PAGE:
from Brent Smith for World Net Daily:
We constitutional conservatives agree that precedent is rarely a good thing.
Beyond the crafting of our original documents and some, but not all, constitutional amendments, I can think of no precedent that has ended other than badly for America.
Oftentimes precedents begin innocently enough and with supposed good intentions. But once that framework has been set, or that foundation laid, more often than not those with less than good intentions are free to cite the original to justify building upon it.
And so it will be for us if President Trump decides to set a precedent and declare a national emergency on our Southern border. I don’t just mean in order to procure some funds for the wall, which for months has been tied up in the courts. Hardly earth-shattering. I mean a full-blown national emergency declaration, shutting the border down, as he threatened to do.
The original “bad precedent,” in my view, was Marbury v. Madison, Feb. 24, 1803, which established the doctrine of judicial review.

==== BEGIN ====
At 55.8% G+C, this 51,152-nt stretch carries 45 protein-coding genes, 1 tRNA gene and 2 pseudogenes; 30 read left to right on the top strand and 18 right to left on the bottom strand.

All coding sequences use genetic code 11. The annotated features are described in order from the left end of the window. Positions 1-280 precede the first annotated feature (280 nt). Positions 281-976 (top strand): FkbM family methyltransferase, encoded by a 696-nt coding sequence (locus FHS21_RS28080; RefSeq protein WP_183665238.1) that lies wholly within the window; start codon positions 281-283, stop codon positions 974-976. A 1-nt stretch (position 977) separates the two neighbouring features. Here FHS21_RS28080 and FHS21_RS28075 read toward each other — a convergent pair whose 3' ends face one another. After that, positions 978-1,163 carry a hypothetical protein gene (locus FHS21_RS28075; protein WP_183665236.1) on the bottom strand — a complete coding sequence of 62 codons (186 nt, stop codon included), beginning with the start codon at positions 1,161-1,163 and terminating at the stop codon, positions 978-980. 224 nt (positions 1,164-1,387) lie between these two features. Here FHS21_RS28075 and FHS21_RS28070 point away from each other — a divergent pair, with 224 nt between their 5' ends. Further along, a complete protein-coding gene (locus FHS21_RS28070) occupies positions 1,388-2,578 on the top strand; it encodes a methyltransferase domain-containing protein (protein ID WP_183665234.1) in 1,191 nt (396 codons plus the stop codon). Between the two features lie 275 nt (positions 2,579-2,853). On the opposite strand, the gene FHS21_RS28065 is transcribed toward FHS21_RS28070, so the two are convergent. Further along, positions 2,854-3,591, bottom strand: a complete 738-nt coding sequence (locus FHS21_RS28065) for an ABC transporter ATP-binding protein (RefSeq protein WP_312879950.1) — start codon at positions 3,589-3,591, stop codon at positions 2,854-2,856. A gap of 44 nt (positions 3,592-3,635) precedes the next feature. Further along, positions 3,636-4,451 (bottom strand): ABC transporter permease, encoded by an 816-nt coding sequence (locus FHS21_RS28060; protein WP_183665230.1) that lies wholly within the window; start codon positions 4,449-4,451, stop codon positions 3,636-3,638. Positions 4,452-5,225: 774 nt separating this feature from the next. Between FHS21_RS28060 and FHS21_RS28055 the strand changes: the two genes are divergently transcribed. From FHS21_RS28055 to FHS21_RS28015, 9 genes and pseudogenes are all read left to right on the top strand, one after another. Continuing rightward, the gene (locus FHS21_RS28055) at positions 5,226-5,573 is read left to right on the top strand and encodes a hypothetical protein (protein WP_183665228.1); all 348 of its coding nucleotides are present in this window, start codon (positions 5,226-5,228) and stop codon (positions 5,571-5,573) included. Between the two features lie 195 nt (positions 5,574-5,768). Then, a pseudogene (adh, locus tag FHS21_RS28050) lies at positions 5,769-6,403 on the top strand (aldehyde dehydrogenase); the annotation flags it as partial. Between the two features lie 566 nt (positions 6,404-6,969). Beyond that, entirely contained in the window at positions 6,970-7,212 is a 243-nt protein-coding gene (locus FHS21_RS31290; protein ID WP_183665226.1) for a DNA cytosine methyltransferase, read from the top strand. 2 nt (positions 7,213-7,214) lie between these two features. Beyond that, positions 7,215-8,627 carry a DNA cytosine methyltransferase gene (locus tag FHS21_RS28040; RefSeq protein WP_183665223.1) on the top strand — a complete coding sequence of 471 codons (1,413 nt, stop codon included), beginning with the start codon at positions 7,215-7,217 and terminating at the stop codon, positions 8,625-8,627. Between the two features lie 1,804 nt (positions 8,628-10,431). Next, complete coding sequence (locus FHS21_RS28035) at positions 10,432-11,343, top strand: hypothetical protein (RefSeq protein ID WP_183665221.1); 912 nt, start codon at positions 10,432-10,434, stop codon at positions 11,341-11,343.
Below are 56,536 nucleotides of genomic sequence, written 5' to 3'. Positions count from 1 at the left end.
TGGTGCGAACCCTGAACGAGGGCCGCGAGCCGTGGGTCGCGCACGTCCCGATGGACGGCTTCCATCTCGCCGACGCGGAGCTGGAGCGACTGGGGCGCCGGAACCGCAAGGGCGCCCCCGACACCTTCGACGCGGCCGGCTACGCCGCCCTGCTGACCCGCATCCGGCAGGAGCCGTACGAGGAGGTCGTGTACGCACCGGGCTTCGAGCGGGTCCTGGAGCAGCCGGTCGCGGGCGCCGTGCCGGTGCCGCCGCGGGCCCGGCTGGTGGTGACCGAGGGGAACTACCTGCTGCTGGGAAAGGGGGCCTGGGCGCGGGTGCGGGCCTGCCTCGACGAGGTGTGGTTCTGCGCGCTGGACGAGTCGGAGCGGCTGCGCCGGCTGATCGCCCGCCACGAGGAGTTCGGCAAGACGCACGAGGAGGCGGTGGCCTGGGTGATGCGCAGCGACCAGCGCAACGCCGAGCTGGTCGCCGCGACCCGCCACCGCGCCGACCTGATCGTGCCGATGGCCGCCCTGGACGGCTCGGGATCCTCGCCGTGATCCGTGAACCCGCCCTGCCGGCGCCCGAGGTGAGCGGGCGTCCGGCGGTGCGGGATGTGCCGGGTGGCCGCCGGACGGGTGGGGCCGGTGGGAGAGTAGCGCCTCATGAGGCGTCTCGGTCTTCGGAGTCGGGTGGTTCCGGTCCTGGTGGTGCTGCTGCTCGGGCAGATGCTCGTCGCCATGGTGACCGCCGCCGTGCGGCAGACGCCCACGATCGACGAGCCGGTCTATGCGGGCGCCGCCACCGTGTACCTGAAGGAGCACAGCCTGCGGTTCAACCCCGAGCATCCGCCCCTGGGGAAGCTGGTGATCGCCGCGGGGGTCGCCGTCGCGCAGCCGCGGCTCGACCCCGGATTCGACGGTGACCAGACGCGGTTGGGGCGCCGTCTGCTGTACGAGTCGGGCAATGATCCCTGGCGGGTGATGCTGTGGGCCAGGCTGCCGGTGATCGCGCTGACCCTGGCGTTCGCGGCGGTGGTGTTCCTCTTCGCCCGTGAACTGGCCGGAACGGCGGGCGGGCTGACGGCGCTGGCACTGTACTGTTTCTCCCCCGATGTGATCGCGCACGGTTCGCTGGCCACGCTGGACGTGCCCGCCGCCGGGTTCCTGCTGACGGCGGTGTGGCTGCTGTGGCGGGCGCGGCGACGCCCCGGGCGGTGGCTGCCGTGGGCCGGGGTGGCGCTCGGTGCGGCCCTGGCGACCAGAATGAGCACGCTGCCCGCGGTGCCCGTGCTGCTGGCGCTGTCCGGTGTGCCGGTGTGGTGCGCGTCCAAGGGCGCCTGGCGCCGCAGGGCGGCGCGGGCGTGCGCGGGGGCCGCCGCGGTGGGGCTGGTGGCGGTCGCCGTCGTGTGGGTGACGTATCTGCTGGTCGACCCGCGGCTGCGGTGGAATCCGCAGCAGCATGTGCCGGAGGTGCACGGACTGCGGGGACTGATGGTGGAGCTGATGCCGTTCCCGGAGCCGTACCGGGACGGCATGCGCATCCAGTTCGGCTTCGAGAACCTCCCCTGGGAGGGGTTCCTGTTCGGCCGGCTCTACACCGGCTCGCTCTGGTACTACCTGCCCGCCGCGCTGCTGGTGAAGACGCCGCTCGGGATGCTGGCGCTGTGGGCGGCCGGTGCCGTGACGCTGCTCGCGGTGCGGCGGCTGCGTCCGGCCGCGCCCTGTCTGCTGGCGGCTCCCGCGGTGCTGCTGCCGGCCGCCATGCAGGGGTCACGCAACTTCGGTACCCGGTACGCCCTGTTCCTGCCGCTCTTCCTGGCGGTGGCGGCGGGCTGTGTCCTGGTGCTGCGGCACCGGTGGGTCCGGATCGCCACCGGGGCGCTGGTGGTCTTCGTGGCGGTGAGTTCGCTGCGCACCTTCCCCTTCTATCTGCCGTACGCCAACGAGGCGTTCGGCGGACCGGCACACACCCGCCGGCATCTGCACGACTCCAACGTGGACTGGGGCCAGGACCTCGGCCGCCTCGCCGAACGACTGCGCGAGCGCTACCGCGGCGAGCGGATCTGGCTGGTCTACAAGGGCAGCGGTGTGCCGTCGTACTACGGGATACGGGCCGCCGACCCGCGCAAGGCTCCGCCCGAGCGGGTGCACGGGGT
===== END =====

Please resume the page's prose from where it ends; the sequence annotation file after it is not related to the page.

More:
This single Supreme Court decision gave us what we have today – black-robed oligarchs who rule from on high over everything and everyone, including the other two supposedly co-equal branches of government.
Over the centuries, and more so in the past several decades, courts, as well as individual judges, thanks to judicial review, have been free to inject themselves into every facet of society.
And it’s not as if they’ve forced their way in. Whenever there is the slightest impasse, we uniformly, like Pavlov’s dogs, exclaim: “Let the courts decide!” It’s why the courts have become the most power entity in the nation.
This is clearly not what the founders had in mind.
When the court, particularly the Supreme Court renders a decision, that precedent becomes law, and all that succeed the decision must consider it, rather than the founding documents. This is referred to as stare decisis.
It isn’t supposed to be this way. Bad law is still bad law, and bad precedent is still that.